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New Legislation to Increase Rental Vouchers Gives Hope to Homeless New Yorkers

The passage of Intro 146 will significantly increase the CityFHEPS rental assistance program, potentially making over 70,000 new apartments accessible to voucher holders.
Photo: Carl Ridderstråle for Wikipedia Commons

The New York City Council passed a bill last Thursday that will significantly increase the ability for homeless New Yorkers to find housing through the City's rental voucher program, CityFHEPS.

For years CityFHEPS has been seen as a false hope for New Yorkers experiencing homelessness, with only about 5% of voucher holders finding housing through the program each month.

The passage of Intro 146, sponsored by Brooklyn Councilmember Stephen Levin, will increase the voucher rates to align with Section 8, the most successful rental assistance program in the country. Where voucher holders were previously capped at $1,265 for a single adult and $1,580 for a family of three or four, voucher rates will rise to $1,945 for an individual and $2,217 for families.

"This bill will be transformative for thousands of New Yorkers experiencing homelessness and will allow many families to finally find permanent, stable housing," Levin said.

The bill also serves as a victory for many homeless advocates who have long been fighting for a more equitable voucher program.

"After years of fighting to end 'tickets to humiliation' and create a housing voucher program that pays market rents, Intro 146 was passed into law today," Joseph Loonam, Housing Campaign coordinator at the Brooklyn-based advocacy organization Vocal-NY said. "This victory is a testament to the power of homeless New Yorkers who fought for this bill."

The increase to CityFHEPS vouchers has the potential to make a significant impact. Near the end of 2020, there were only 564 apartments listed at low enough rents for voucher holders to qualify for, according to data from Streeteasy. Now, with rates reflecting those of Section 8, it is estimated that over 70,000 more apartments will become accessible.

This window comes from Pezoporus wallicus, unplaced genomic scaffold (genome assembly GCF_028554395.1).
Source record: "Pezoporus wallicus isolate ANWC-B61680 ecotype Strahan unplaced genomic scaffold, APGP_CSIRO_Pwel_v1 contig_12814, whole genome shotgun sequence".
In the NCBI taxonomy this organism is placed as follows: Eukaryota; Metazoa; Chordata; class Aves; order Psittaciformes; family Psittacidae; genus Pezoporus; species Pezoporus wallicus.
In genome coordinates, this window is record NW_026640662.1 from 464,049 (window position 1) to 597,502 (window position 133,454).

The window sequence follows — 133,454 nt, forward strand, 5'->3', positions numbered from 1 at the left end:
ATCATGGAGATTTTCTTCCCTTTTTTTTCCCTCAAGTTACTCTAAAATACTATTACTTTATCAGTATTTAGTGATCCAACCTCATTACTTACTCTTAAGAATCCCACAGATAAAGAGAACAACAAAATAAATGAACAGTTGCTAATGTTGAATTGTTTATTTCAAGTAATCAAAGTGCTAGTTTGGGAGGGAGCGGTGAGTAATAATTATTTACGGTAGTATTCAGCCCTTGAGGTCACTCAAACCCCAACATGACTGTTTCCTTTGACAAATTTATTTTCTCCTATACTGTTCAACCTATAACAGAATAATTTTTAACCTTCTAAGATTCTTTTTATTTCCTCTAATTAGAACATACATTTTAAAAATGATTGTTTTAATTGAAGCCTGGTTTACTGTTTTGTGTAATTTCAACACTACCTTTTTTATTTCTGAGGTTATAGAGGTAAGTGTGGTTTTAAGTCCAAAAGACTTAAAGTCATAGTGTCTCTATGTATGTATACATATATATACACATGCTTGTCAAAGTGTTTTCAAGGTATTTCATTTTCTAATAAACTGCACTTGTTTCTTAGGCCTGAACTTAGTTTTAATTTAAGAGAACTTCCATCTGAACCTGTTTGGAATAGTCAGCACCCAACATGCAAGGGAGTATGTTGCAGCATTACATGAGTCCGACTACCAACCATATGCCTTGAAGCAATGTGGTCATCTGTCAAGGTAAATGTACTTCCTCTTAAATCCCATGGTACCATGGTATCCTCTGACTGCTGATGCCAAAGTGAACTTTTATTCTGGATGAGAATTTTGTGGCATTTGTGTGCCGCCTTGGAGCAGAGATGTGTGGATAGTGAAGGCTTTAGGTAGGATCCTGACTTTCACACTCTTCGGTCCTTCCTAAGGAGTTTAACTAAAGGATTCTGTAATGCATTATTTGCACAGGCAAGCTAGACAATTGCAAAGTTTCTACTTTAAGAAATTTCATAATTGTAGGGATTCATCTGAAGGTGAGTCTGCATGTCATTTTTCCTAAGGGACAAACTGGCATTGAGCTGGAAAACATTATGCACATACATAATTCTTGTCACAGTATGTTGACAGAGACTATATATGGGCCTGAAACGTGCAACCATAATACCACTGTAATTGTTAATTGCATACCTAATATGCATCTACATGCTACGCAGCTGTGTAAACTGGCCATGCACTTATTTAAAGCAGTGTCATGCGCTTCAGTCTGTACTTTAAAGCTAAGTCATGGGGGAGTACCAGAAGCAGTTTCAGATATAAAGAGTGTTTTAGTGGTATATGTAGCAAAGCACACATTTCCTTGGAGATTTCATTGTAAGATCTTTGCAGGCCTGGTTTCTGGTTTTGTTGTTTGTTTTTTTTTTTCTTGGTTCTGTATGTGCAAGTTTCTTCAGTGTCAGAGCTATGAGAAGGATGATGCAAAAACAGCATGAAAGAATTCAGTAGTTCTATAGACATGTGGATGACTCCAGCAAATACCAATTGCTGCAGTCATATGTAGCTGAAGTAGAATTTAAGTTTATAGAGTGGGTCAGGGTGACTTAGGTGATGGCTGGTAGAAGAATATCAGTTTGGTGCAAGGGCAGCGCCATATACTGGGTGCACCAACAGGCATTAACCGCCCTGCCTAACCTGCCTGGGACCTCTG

This growth in potential housing opportunities for homeless New Yorkers comes at a pivotal time. The COVID-19 pandemic exacerbated the city's growing homelessness issue, resulting in a record 20,822 single adults spending the night at city shelters in February 2021. In addition, thousands of New Yorkers are at risk of losing their homes when the eviction moratorium is lifted on August 31.

Still, many advocates say the passage of Intro 146 was weakened with last minute tweaks that could have a negative impact on homeless New Yorkers. According to the Fulton Street based advocacy group Neighbors Together, a clause was taken out that allowed recipients to keep their voucher until they are financially self-sufficient. Anybody making over 250% of the federal poverty level (FPL) would no longer be able to keep their voucher.

"They will be forced to choose between living wage jobs and their housing," Neighbors Together said in a statement. "Earning 250% FPL is not even close to enough income to continue to pay market rate rent in New York City."

For organizations like Neighbors Together and Vocal-NY, these last minute changes signify more work to be done.

"Homeless New Yorkers know how seemingly minor policy shifts can have major impacts on people's lives, and these changes will undoubtedly force many people back to shelters or the streets," Loonam said.

"It's clear that the fight is not over."